How do you scale leadership development to over 600 distributed managers? What are the leadership capabilities people-managers need to thrive in the new world of work?
With a purpose to help people achieve lifetime financial security and to live healthier lives, Sun Life is a global financial services organization offering insurance, wealth, and asset management solutions. In the United States, Sun Life is one of the largest group benefits providers serving more than 55,000 employers.
I recently had the opportunity to interview Tammi Wortham, Senior Vice President of Human Resources at Sun Life U.S.
This transcript has been edited for space and clarity.
Leadership Development Needs to Be Demand-Driven
Kevin Kruse: How do you approach leadership development?
Tammi Wortham: It used to be, “if you build it, they will come.” We used to create these wonderfully huge programs and just say, “Hey, if we can get someone to just attend that class, thumbs up to leadership development.” Well, now it's, “if they need it, they will join.” If they need it. So being able to marry the need with the business and the leaders to what you have available is super-duper critical.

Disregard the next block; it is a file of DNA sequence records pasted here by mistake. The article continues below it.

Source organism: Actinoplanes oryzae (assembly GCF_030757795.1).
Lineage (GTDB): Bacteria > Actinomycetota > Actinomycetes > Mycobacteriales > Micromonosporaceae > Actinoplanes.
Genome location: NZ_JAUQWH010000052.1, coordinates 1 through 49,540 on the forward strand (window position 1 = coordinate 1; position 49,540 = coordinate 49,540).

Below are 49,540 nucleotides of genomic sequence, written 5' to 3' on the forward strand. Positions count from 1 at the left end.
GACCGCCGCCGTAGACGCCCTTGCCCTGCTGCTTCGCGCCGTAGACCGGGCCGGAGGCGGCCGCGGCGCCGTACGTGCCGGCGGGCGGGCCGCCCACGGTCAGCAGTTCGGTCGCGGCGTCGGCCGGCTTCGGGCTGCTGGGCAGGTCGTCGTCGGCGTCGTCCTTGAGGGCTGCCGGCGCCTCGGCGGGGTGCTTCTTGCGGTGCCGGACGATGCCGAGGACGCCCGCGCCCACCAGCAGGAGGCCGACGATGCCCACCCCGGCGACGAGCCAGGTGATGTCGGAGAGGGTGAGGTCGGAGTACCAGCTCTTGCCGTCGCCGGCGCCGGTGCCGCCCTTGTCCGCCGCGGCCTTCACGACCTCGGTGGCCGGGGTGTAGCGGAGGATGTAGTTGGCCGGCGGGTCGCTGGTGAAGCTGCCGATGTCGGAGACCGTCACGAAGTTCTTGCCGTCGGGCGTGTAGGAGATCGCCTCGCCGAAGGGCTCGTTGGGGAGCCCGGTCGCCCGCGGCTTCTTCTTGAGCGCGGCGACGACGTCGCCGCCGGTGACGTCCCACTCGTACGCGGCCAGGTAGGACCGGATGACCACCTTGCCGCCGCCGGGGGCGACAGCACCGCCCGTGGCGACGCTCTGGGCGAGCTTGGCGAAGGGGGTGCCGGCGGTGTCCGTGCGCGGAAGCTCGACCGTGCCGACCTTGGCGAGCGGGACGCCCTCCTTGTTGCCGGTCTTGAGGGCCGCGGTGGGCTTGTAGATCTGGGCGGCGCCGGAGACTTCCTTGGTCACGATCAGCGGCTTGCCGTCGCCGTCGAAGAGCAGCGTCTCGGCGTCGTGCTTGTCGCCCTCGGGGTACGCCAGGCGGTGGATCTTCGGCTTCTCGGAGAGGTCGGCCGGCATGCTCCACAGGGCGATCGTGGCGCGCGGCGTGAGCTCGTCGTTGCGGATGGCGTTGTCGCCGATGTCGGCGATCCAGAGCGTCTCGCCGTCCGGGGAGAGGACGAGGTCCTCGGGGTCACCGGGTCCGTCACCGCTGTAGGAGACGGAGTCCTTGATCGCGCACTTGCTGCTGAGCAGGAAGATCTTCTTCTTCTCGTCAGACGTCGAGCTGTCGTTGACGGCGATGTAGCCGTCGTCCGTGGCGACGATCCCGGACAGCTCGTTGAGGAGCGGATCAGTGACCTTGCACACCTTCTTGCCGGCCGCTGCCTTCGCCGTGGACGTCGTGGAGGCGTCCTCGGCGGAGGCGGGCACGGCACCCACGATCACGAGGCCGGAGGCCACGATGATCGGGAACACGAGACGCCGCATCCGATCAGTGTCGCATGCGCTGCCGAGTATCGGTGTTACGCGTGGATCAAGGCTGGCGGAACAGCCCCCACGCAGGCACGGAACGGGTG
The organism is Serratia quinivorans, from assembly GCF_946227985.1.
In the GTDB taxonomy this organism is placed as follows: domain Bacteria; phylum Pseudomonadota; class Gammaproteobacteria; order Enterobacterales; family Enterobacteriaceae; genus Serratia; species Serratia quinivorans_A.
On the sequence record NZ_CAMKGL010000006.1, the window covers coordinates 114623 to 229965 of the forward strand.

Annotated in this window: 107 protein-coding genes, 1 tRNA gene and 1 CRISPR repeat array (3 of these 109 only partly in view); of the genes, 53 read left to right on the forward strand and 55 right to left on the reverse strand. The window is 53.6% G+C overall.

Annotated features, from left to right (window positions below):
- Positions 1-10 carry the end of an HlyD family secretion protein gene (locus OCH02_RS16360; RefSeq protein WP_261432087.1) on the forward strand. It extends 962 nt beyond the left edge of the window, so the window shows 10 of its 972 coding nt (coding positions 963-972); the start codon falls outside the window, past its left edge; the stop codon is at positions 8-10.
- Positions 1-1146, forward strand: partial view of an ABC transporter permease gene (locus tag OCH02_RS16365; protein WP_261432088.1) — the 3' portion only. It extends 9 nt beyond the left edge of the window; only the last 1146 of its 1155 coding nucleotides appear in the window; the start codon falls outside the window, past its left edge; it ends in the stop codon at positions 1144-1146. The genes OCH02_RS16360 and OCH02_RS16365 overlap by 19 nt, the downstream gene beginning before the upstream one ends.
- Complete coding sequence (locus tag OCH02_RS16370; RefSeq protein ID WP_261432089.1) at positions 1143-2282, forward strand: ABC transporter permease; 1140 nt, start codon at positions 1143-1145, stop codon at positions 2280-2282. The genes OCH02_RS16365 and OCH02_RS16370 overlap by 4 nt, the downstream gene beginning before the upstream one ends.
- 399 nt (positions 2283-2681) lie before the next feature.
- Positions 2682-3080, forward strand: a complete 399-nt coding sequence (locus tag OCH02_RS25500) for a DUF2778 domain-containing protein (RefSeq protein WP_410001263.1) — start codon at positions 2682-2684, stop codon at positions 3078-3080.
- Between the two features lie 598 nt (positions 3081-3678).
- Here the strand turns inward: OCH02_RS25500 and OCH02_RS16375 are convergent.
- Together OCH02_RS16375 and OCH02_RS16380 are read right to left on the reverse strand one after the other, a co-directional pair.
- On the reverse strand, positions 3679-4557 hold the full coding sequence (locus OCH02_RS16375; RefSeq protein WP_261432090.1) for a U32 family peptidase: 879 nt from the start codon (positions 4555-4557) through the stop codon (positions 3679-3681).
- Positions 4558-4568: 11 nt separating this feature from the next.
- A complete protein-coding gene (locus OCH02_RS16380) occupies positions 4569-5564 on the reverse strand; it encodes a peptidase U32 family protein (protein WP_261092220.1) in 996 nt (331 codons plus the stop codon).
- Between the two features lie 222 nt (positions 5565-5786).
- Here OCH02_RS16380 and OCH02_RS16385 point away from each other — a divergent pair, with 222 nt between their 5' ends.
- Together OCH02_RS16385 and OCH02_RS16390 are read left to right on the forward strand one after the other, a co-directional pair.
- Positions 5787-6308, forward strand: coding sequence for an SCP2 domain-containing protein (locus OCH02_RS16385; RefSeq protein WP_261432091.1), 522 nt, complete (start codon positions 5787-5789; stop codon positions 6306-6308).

The approach that we've taken in Sun Life U.S. is a program called Leadership Empowered. We need to empower leaders with access to the tools that they need to develop just when they need it.
Kruse: Tell me more about this need-based approach.
Wortham: So when they need it, let me break it down. Remember you had to go to a class, it's that time. I need to go to my leadership development class, or I'm being sent to a leadership development class.
Now it is, “I want to be better in this area.” So we do things, one of them is called our MLS session (Manager Learning Series) and it's our monthly learning webinar. And we actually have an incredible turnout rate. What do we want to talk about? Next month it's on operational leadership. How do you handle prioritization with the end of the year coming up and volumes increasing? What are some of the tips that you can use? We bring in their peers to talk to them. Our managers are loving this opportunity to hear the information, which is curated with the business. And we've had at least 70% of our managers actually dial in.